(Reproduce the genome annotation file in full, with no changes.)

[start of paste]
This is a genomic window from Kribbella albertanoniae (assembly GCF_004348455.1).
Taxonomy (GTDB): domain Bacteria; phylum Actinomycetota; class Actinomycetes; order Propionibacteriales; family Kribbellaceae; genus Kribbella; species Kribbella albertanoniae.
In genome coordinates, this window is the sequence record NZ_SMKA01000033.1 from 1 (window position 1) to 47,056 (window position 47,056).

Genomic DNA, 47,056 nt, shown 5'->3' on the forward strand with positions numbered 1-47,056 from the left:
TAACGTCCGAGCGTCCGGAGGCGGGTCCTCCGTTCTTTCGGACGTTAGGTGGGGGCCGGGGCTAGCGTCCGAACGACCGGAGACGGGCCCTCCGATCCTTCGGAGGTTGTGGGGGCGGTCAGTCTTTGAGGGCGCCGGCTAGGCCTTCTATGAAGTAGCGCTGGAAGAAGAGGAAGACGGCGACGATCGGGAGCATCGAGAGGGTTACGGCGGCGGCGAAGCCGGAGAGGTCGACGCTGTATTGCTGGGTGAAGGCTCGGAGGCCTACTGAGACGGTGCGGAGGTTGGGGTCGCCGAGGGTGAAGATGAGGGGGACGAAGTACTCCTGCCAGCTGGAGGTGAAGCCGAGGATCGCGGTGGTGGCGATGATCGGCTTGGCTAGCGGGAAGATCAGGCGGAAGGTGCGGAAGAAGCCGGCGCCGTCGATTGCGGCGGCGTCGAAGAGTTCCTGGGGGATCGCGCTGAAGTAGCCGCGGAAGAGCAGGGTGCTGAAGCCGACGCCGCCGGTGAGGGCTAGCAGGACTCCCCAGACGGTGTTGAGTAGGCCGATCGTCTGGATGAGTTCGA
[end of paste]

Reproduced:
This is a genomic window from Kribbella albertanoniae (assembly GCF_004348455.1).
Taxonomy (GTDB): domain Bacteria; phylum Actinomycetota; class Actinomycetes; order Propionibacteriales; family Kribbellaceae; genus Kribbella; species Kribbella albertanoniae.
In genome coordinates, this window is the sequence record NZ_SMKA01000033.1 from 1 (window position 1) to 47,056 (window position 47,056).

Genomic DNA, 47,056 nt, shown 5'->3' on the forward strand with positions numbered 1-47,056 from the left:
TAACGTCCGAGCGTCCGGAGGCGGGTCCTCCGTTCTTTCGGACGTTAGGTGGGGGCCGGGGCTAGCGTCCGAACGACCGGAGACGGGCCCTCCGATCCTTCGGAGGTTGTGGGGGCGGTCAGTCTTTGAGGGCGCCGGCTAGGCCTTCTATGAAGTAGCGCTGGAAGAAGAGGAAGACGGCGACGATCGGGAGCATCGAGAGGGTTACGGCGGCGGCGAAGCCGGAGAGGTCGACGCTGTATTGCTGGGTGAAGGCTCGGAGGCCTACTGAGACGGTGCGGAGGTTGGGGTCGCCGAGGGTGAAGATGAGGGGGACGAAGTACTCCTGCCAGCTGGAGGTGAAGCCGAGGATCGCGGTGGTGGCGATGATCGGCTTGGCTAGCGGGAAGATCAGGCGGAAGGTGCGGAAGAAGCCGGCGCCGTCGATTGCGGCGGCGTCGAAGAGTTCCTGGGGGATCGCGCTGAAGTAGCCGCGGAAGAGCAGGGTGCTGAAGCCGACGCCGCCGGTGAGGGCTAGCAGGACTCCCCAGACGGTGTTGAGTAGGCCGATCGTCTGGATGAGTTCGA